08 July, 2009

Perth Brothels Overwhelmed with Business

Demand. Demand. Demand. One of the results of a legalized sex industry is the increase in demand... if you are a registered and legal brothel you can advertise and spread the word - you can bring in other women from other states to help satisfy men who want to buy sex... all of this sounds quite legit - except when you know about the real demographics of prostituted persons... most women involved in prostitution come from a marginalized, abusive and traumatic past... so to offer them an 'opportunity' to sell their bodies (at tremendous risk and personal damage) is merely to offer state-run exploitation.
Check out the article from Perth (click on this title to read the whole thing from the source):
PERTH brothels are increasing staff to contend with the arrival of two US warships carrying more than 5400 sailors.

Nuclear powered aircraft carrier USS George Washington and guided missile cruiser USS Cowpens docked off Fremantle on Thursday. Prevalent in groups of five or six on the streets of Perth on Friday, some sailors were asking locals: ``Where do you go to party?''.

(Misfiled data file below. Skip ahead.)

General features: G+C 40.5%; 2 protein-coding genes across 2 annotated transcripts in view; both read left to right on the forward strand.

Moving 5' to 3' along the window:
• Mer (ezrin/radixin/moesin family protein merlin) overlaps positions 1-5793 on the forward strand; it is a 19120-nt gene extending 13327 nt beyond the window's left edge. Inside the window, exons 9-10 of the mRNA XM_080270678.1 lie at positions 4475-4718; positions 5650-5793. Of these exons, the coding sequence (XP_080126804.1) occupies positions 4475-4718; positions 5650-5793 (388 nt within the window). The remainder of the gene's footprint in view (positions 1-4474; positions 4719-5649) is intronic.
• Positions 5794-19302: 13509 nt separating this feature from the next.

Business groups estimate the sailors' arrival will boost the local economy to the tune of $5 million during the ships' five-day stay. The owner of Perth brothel Langtrees, Beverly Clarke, said she had put on five extra staff for the weekend, including two from the eastern states.
While there had already been a marginal increase in business, she expected numbers to increase markedly by Friday night.
``Two more (US) sailors just walked in,'' she said while being interviewed on Friday afternoon.
``At the moment I've even got girls from the eastern states here to assist us.''


Catherine_Cat said...

Actually, those warships are probably not docking in Perth as a result of "a legalised sex industry".

Evidence is inconclusive as to whether legalisation increases demand - or simply increased openness. In the same way, policies that make life better for sex workers - like legalisation, or better, decriminalisation - can actually result in what is seen as an increase in assaults. But what has changed is that sex workers feel able to report, not that more violence is taking place.